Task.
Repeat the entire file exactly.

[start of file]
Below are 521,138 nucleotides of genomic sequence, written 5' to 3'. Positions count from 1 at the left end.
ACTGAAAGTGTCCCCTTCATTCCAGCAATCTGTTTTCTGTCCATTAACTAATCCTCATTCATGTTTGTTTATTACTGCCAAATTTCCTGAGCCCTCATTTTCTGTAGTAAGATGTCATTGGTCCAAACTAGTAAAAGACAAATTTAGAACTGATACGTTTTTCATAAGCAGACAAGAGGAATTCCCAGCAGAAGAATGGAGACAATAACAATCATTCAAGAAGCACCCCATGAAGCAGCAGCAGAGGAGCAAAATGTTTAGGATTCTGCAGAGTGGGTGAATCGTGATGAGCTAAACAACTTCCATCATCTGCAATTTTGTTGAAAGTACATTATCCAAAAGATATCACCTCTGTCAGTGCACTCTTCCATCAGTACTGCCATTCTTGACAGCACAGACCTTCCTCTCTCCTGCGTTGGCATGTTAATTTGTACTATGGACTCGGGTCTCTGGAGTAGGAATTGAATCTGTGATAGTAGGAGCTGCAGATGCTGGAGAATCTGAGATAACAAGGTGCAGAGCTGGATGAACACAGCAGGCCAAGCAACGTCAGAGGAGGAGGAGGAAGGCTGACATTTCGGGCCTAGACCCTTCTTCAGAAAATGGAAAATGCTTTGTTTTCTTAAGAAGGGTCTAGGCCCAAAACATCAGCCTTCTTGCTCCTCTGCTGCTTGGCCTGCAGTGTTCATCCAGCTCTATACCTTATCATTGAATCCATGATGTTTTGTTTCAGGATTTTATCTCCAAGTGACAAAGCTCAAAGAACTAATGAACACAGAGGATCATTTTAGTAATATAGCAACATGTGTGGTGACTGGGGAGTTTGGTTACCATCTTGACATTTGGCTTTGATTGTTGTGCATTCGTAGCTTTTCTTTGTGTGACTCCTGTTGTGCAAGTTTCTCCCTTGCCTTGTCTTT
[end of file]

Below are 521,138 nucleotides of genomic sequence, written 5' to 3'. Positions count from 1 at the left end.
ACTGAAAGTGTCCCCTTCATTCCAGCAATCTGTTTTCTGTCCATTAACTAATCCTCATTCATGTTTGTTTATTACTGCCAAATTTCCTGAGCCCTCATTTTCTGTAGTAAGATGTCATTGGTCCAAACTAGTAAAAGACAAATTTAGAACTGATACGTTTTTCATAAGCAGACAAGAGGAATTCCCAGCAGAAGAATGGAGACAATAACAATCATTCAAGAAGCACCCCATGAAGCAGCAGCAGAGGAGCAAAATGTTTAGGATTCTGCAGAGTGGGTGAATCGTGATGAGCTAAACAACTTCCATCATCTGCAATTTTGTTGAAAGTACATTATCCAAAAGATATCACCTCTGTCAGTGCACTCTTCCATCAGTACTGCCATTCTTGACAGCACAGACCTTCCTCTCTCCTGCGTTGGCATGTTAATTTGTACTATGGACTCGGGTCTCTGGAGTAGGAATTGAATCTGTGATAGTAGGAGCTGCAGATGCTGGAGAATCTGAGATAACAAGGTGCAGAGCTGGATGAACACAGCAGGCCAAGCAACGTCAGAGGAGGAGGAGGAAGGCTGACATTTCGGGCCTAGACCCTTCTTCAGAAAATGGAAAATGCTTTGTTTTCTTAAGAAGGGTCTAGGCCCAAAACATCAGCCTTCTTGCTCCTCTGCTGCTTGGCCTGCAGTGTTCATCCAGCTCTATACCTTATCATTGAATCCATGATGTTTTGTTTCAGGATTTTATCTCCAAGTGACAAAGCTCAAAGAACTAATGAACACAGAGGATCATTTTAGTAATATAGCAACATGTGTGGTGACTGGGGAGTTTGGTTACCATCTTGACATTTGGCTTTGATTGTTGTGCATTCGTAGCTTTTCTTTGTGTGACTCCTGTTGTGCAAGTTTCTCCCTTGCCTTGTCTTT